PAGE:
Harmon-Wright and the defense maintained throughout his eight-day trial that he was justified because he was acting to protect the public after Cook pulled off into the wrong side of the road, her windshield obstructed by a sun screen.
Asked prior to sentencing how he got into law enforcement, Harmon-Wright, a former U.S. Marine who did a tour in Iraq post 9-11, said he wanted to continue to serve after he got out of the military.
"I missed the service, but had enough of the war," he said.
Harmon-Wright described his colleagues at the police department as dedicated and professional, saying it was "a thrill" to serve the community as part of the force. He added that after the events of Feb. 9 he would never consider a job in law enforcement again.
As a convicted felon, Harmon-Wright would be ineligible to work in law enforcement or own a firearm.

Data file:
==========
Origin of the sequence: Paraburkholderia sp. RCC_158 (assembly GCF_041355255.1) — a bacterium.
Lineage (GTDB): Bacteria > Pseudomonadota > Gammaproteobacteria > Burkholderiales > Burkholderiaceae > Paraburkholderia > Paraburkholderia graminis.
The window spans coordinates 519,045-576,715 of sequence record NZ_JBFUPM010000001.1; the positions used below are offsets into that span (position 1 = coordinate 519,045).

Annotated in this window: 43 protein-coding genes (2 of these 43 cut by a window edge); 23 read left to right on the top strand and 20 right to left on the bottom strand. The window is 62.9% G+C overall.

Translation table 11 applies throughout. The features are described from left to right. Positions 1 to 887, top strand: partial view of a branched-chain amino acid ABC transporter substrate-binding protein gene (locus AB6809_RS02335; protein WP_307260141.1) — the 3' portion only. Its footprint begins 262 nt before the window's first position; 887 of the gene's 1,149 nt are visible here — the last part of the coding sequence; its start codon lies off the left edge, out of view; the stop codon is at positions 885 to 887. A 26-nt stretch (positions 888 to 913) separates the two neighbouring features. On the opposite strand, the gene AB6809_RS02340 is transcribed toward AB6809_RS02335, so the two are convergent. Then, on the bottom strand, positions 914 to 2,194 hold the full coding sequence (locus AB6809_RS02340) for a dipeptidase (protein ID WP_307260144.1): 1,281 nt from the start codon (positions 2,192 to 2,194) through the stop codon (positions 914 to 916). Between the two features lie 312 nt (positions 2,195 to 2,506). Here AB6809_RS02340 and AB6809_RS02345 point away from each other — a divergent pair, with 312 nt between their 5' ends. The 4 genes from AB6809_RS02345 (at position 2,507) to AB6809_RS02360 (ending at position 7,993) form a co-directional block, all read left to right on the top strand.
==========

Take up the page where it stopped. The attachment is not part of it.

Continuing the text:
His lawyer said he would consider appealing the conviction.
"That day was absolutely horrible," Harmon-Wright, crying, told the jury prior to sentencing. "I am depressed all the time."
He said he spent "every waking second of every day" reflecting on Cook’s death before sitting down next to his attorney, heaving with sobs and covering his face with his hands.
Harmon-Wright’s friend from the Marines, Brendon King, took the stand prior to sentencing, as well, saying the defendant "is an outstanding Marine," a calm, consummate professional in battle. King said Harmon-Wright was "heartbroken" after killing Cook.
"He was emotionally distraught by what happened. He was in shock. During the war, we were exposed to some bad stuff, but never had to kill someone," King said.